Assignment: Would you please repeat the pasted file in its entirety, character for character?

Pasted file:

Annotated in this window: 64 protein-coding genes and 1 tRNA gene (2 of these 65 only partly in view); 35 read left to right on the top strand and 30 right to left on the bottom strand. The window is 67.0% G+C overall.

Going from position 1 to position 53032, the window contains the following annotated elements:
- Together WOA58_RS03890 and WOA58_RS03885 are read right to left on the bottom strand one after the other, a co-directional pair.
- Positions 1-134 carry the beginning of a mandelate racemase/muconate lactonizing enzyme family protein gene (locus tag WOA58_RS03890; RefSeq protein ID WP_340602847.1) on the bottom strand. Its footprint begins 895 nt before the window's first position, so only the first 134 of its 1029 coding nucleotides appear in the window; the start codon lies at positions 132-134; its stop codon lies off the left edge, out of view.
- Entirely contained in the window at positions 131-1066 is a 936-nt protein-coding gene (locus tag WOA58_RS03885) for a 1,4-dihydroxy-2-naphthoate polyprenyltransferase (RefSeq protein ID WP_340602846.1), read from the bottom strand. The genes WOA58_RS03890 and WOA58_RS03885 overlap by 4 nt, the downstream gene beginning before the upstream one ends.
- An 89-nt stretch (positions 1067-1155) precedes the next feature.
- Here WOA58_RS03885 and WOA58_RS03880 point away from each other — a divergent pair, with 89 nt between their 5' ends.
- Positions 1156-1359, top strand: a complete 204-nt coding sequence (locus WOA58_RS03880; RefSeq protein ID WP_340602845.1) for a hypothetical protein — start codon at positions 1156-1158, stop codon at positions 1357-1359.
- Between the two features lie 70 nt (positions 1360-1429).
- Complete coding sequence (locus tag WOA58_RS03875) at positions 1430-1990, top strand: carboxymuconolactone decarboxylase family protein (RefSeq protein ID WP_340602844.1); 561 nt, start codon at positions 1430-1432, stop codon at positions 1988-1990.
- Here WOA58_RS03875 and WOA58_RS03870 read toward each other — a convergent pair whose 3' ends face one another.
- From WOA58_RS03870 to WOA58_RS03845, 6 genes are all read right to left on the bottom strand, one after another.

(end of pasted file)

Annotated in this window: 64 protein-coding genes and 1 tRNA gene (2 of these 65 only partly in view); 35 read left to right on the top strand and 30 right to left on the bottom strand. The window is 67.0% G+C overall.

Going from position 1 to position 53032, the window contains the following annotated elements:
- Together WOA58_RS03890 and WOA58_RS03885 are read right to left on the bottom strand one after the other, a co-directional pair.
- Positions 1-134 carry the beginning of a mandelate racemase/muconate lactonizing enzyme family protein gene (locus tag WOA58_RS03890; RefSeq protein ID WP_340602847.1) on the bottom strand. Its footprint begins 895 nt before the window's first position, so only the first 134 of its 1029 coding nucleotides appear in the window; the start codon lies at positions 132-134; its stop codon lies off the left edge, out of view.
- Entirely contained in the window at positions 131-1066 is a 936-nt protein-coding gene (locus tag WOA58_RS03885) for a 1,4-dihydroxy-2-naphthoate polyprenyltransferase (RefSeq protein ID WP_340602846.1), read from the bottom strand. The genes WOA58_RS03890 and WOA58_RS03885 overlap by 4 nt, the downstream gene beginning before the upstream one ends.
- An 89-nt stretch (positions 1067-1155) precedes the next feature.
- Here WOA58_RS03885 and WOA58_RS03880 point away from each other — a divergent pair, with 89 nt between their 5' ends.
- Positions 1156-1359, top strand: a complete 204-nt coding sequence (locus WOA58_RS03880; RefSeq protein ID WP_340602845.1) for a hypothetical protein — start codon at positions 1156-1158, stop codon at positions 1357-1359.
- Between the two features lie 70 nt (positions 1360-1429).
- Complete coding sequence (locus tag WOA58_RS03875) at positions 1430-1990, top strand: carboxymuconolactone decarboxylase family protein (RefSeq protein ID WP_340602844.1); 561 nt, start codon at positions 1430-1432, stop codon at positions 1988-1990.
- Here WOA58_RS03875 and WOA58_RS03870 read toward each other — a convergent pair whose 3' ends face one another.
- From WOA58_RS03870 to WOA58_RS03845, 6 genes are all read right to left on the bottom strand, one after another.